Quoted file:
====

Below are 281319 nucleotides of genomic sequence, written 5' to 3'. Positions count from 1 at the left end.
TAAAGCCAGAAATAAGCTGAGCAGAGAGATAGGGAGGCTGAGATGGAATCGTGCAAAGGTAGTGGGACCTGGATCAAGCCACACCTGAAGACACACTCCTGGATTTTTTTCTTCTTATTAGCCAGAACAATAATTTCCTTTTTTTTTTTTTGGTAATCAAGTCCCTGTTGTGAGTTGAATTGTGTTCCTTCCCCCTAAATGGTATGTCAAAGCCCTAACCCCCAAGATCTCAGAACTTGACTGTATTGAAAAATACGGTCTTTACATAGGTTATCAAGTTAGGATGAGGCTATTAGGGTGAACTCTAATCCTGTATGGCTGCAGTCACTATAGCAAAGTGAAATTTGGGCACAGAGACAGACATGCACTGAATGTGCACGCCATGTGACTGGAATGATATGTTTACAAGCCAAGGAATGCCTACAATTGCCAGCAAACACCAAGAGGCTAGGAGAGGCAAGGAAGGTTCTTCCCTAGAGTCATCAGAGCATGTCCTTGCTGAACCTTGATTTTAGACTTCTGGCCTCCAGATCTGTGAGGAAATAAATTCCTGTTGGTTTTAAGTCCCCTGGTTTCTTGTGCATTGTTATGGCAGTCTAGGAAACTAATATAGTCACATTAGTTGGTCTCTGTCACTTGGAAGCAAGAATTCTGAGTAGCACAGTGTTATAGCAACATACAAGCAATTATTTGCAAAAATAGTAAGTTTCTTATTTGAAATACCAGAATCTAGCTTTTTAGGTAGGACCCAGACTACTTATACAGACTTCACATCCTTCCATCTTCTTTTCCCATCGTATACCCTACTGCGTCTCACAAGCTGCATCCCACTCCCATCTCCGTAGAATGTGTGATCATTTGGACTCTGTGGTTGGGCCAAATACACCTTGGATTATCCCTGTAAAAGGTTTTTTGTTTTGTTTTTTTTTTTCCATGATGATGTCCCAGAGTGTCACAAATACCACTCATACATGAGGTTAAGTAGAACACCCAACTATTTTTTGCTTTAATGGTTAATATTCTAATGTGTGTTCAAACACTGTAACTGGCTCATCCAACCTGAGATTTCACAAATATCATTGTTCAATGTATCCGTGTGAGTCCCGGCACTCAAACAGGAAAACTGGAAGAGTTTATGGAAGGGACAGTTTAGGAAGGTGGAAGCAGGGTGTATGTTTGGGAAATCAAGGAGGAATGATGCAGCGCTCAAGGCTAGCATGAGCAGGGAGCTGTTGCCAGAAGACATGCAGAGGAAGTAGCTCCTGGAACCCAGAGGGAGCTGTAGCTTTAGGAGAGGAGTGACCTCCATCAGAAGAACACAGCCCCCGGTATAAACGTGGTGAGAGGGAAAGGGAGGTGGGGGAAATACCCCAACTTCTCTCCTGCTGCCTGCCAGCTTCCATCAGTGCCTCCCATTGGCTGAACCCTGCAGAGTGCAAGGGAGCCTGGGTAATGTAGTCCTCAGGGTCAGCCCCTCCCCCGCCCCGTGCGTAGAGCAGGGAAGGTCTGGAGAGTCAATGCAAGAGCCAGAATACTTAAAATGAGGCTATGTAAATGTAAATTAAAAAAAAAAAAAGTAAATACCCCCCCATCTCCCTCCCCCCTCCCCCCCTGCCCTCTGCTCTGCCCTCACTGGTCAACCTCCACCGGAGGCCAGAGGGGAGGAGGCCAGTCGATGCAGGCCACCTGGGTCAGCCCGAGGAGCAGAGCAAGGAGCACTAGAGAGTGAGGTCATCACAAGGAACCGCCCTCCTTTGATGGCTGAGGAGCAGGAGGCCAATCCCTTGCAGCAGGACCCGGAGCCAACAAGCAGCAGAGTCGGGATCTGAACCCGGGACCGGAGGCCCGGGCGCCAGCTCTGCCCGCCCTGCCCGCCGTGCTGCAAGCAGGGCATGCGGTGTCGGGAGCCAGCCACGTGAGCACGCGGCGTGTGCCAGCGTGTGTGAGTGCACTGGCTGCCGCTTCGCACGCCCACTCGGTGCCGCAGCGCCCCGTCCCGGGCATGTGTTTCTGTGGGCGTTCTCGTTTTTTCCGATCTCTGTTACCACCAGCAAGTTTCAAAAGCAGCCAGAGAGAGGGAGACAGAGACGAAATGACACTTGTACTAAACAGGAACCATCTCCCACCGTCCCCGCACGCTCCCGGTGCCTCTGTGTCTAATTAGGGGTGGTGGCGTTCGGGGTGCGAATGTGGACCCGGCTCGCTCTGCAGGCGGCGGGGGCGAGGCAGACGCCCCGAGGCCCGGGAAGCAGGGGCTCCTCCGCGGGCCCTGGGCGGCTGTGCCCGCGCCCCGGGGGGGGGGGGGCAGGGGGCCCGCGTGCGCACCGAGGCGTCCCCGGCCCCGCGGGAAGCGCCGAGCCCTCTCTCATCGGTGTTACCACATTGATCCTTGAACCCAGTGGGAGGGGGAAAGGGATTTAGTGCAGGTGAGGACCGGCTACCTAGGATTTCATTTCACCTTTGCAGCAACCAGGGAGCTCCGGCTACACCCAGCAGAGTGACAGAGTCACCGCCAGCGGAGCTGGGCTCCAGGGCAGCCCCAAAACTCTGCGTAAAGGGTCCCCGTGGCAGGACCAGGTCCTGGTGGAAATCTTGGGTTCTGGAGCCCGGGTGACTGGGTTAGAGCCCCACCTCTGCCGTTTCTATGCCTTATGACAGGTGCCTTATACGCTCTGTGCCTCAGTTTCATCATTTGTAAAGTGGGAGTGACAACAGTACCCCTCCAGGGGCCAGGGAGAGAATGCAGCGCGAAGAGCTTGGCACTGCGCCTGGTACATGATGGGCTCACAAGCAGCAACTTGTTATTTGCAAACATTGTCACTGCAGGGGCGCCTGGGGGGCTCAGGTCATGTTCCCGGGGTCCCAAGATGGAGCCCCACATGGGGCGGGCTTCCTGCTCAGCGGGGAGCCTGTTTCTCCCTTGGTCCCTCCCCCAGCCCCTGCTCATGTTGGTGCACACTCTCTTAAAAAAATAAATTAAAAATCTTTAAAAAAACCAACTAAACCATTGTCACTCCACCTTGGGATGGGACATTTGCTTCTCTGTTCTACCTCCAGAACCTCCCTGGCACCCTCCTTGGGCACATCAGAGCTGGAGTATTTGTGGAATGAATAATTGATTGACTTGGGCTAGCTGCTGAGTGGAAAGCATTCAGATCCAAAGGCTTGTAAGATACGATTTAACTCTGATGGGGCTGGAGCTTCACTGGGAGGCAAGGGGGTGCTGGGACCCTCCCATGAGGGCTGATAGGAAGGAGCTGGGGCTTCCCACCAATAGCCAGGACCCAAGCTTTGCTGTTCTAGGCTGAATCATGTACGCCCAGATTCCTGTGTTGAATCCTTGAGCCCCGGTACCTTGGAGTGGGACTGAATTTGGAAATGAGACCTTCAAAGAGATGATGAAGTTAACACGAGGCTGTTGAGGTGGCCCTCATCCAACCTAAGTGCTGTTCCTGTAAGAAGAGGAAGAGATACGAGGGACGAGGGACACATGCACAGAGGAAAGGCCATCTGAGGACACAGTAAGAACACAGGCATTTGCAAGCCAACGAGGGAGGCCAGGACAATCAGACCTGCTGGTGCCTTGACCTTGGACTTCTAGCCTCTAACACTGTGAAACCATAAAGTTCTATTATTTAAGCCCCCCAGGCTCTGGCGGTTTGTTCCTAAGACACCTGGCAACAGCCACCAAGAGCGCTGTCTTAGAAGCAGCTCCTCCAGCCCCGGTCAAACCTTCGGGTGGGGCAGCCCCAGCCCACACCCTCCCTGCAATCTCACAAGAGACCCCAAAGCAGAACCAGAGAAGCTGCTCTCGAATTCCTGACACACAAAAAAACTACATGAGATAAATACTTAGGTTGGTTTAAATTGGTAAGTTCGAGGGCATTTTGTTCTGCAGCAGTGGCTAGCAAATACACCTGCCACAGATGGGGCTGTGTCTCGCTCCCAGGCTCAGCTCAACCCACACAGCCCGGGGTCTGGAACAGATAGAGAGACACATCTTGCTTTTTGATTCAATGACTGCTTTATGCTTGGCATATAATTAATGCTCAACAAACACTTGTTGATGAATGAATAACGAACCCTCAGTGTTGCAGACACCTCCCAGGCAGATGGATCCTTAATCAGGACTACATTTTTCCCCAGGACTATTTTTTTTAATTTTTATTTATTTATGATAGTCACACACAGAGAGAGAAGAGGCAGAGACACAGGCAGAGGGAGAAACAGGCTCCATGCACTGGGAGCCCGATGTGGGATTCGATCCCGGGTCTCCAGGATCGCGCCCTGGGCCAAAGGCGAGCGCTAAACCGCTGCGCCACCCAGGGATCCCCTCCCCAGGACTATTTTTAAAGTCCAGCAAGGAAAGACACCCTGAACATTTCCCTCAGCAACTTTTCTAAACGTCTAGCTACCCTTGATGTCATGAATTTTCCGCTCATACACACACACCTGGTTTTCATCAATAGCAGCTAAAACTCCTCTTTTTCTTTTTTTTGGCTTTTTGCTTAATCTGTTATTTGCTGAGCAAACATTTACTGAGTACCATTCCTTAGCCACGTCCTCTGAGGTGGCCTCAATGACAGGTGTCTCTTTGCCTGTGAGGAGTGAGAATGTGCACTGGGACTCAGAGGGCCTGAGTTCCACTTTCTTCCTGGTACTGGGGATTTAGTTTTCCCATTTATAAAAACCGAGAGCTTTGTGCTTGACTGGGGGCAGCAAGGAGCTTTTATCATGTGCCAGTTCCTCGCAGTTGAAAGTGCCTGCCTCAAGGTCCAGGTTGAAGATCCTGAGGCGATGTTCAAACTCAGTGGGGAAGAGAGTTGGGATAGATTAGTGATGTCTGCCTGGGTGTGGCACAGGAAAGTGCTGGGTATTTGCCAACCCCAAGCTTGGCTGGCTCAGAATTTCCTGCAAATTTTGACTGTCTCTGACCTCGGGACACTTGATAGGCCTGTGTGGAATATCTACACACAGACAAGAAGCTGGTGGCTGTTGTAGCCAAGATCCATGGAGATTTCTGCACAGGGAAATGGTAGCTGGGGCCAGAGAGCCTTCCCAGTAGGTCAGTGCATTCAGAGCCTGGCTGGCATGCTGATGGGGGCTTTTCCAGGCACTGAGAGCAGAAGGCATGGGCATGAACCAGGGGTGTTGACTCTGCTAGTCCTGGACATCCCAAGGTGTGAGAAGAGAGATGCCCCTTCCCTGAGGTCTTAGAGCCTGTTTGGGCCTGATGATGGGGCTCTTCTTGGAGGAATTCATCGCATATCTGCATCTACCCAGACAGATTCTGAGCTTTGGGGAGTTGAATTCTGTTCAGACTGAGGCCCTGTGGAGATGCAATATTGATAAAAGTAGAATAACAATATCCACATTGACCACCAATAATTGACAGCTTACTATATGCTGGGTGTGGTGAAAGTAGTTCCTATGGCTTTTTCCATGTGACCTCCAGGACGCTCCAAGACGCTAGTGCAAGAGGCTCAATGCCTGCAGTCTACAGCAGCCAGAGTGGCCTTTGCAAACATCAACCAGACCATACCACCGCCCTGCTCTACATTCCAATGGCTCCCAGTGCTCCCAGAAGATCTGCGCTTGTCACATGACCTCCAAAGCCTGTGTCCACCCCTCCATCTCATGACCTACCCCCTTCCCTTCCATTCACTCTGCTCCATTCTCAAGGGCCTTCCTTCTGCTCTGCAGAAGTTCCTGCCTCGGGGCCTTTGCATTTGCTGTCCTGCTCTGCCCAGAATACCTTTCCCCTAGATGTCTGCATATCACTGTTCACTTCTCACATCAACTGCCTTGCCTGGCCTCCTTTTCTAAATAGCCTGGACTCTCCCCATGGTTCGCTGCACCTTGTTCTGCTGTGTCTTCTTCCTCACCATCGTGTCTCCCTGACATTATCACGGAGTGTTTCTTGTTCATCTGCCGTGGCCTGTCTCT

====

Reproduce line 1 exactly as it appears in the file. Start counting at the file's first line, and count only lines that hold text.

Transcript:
Below are 281319 nucleotides of genomic sequence, written 5' to 3'. Positions count from 1 at the left end.